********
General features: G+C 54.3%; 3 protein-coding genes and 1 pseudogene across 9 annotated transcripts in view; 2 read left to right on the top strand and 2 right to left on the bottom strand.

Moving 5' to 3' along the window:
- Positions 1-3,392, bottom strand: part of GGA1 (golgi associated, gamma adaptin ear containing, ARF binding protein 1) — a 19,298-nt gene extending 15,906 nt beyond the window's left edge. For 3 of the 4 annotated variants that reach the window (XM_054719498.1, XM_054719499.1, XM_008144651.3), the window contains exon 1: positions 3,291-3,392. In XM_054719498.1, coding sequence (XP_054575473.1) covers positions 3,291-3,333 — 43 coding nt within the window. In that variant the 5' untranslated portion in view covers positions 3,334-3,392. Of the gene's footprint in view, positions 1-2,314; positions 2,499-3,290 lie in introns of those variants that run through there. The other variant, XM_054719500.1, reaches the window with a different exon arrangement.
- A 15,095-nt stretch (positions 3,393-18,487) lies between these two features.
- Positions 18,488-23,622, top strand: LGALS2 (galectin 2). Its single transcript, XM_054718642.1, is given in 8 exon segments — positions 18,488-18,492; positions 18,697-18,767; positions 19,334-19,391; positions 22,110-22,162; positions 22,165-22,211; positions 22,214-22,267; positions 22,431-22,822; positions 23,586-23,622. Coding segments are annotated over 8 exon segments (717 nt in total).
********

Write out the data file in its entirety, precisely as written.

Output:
General features: G+C 54.3%; 3 protein-coding genes and 1 pseudogene across 9 annotated transcripts in view; 2 read left to right on the top strand and 2 right to left on the bottom strand.

Moving 5' to 3' along the window:
- Positions 1-3,392, bottom strand: part of GGA1 (golgi associated, gamma adaptin ear containing, ARF binding protein 1) — a 19,298-nt gene extending 15,906 nt beyond the window's left edge. For 3 of the 4 annotated variants that reach the window (XM_054719498.1, XM_054719499.1, XM_008144651.3), the window contains exon 1: positions 3,291-3,392. In XM_054719498.1, coding sequence (XP_054575473.1) covers positions 3,291-3,333 — 43 coding nt within the window. In that variant the 5' untranslated portion in view covers positions 3,334-3,392. Of the gene's footprint in view, positions 1-2,314; positions 2,499-3,290 lie in introns of those variants that run through there. The other variant, XM_054719500.1, reaches the window with a different exon arrangement.
- A 15,095-nt stretch (positions 3,393-18,487) lies between these two features.
- Positions 18,488-23,622, top strand: LGALS2 (galectin 2). Its single transcript, XM_054718642.1, is given in 8 exon segments — positions 18,488-18,492; positions 18,697-18,767; positions 19,334-19,391; positions 22,110-22,162; positions 22,165-22,211; positions 22,214-22,267; positions 22,431-22,822; positions 23,586-23,622. Coding segments are annotated over 8 exon segments (717 nt in total).